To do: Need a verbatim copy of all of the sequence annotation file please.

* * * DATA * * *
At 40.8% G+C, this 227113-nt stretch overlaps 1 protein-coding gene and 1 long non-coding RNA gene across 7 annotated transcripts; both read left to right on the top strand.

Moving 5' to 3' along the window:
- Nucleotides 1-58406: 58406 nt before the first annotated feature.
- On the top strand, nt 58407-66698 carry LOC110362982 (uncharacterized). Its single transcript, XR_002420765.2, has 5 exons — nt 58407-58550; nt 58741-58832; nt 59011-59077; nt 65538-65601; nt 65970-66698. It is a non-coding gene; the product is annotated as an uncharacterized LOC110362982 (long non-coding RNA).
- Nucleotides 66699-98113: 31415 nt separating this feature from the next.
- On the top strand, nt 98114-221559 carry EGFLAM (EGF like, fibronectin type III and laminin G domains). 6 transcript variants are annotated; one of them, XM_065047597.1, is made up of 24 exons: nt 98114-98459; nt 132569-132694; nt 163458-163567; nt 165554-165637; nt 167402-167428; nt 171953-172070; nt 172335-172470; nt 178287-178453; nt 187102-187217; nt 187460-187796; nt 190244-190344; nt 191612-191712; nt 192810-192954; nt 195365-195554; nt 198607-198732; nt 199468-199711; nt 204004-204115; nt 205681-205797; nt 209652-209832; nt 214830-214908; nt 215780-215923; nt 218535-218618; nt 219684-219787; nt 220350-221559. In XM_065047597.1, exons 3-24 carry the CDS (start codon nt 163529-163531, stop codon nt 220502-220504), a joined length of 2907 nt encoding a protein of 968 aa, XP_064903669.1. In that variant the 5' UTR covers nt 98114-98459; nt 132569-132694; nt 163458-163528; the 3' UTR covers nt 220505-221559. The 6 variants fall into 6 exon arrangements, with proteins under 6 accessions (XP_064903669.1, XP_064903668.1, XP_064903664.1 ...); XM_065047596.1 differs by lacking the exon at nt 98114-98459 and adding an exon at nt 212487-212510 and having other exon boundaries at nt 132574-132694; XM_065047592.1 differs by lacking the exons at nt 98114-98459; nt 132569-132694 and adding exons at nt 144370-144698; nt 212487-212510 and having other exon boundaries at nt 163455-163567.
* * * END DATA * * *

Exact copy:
At 40.8% G+C, this 227113-nt stretch overlaps 1 protein-coding gene and 1 long non-coding RNA gene across 7 annotated transcripts; both read left to right on the top strand.

Moving 5' to 3' along the window:
- Nucleotides 1-58406: 58406 nt before the first annotated feature.
- On the top strand, nt 58407-66698 carry LOC110362982 (uncharacterized). Its single transcript, XR_002420765.2, has 5 exons — nt 58407-58550; nt 58741-58832; nt 59011-59077; nt 65538-65601; nt 65970-66698. It is a non-coding gene; the product is annotated as an uncharacterized LOC110362982 (long non-coding RNA).
- Nucleotides 66699-98113: 31415 nt separating this feature from the next.
- On the top strand, nt 98114-221559 carry EGFLAM (EGF like, fibronectin type III and laminin G domains). 6 transcript variants are annotated; one of them, XM_065047597.1, is made up of 24 exons: nt 98114-98459; nt 132569-132694; nt 163458-163567; nt 165554-165637; nt 167402-167428; nt 171953-172070; nt 172335-172470; nt 178287-178453; nt 187102-187217; nt 187460-187796; nt 190244-190344; nt 191612-191712; nt 192810-192954; nt 195365-195554; nt 198607-198732; nt 199468-199711; nt 204004-204115; nt 205681-205797; nt 209652-209832; nt 214830-214908; nt 215780-215923; nt 218535-218618; nt 219684-219787; nt 220350-221559. In XM_065047597.1, exons 3-24 carry the CDS (start codon nt 163529-163531, stop codon nt 220502-220504), a joined length of 2907 nt encoding a protein of 968 aa, XP_064903669.1. In that variant the 5' UTR covers nt 98114-98459; nt 132569-132694; nt 163458-163528; the 3' UTR covers nt 220505-221559. The 6 variants fall into 6 exon arrangements, with proteins under 6 accessions (XP_064903669.1, XP_064903668.1, XP_064903664.1 ...); XM_065047596.1 differs by lacking the exon at nt 98114-98459 and adding an exon at nt 212487-212510 and having other exon boundaries at nt 132574-132694; XM_065047592.1 differs by lacking the exons at nt 98114-98459; nt 132569-132694 and adding exons at nt 144370-144698; nt 212487-212510 and having other exon boundaries at nt 163455-163567.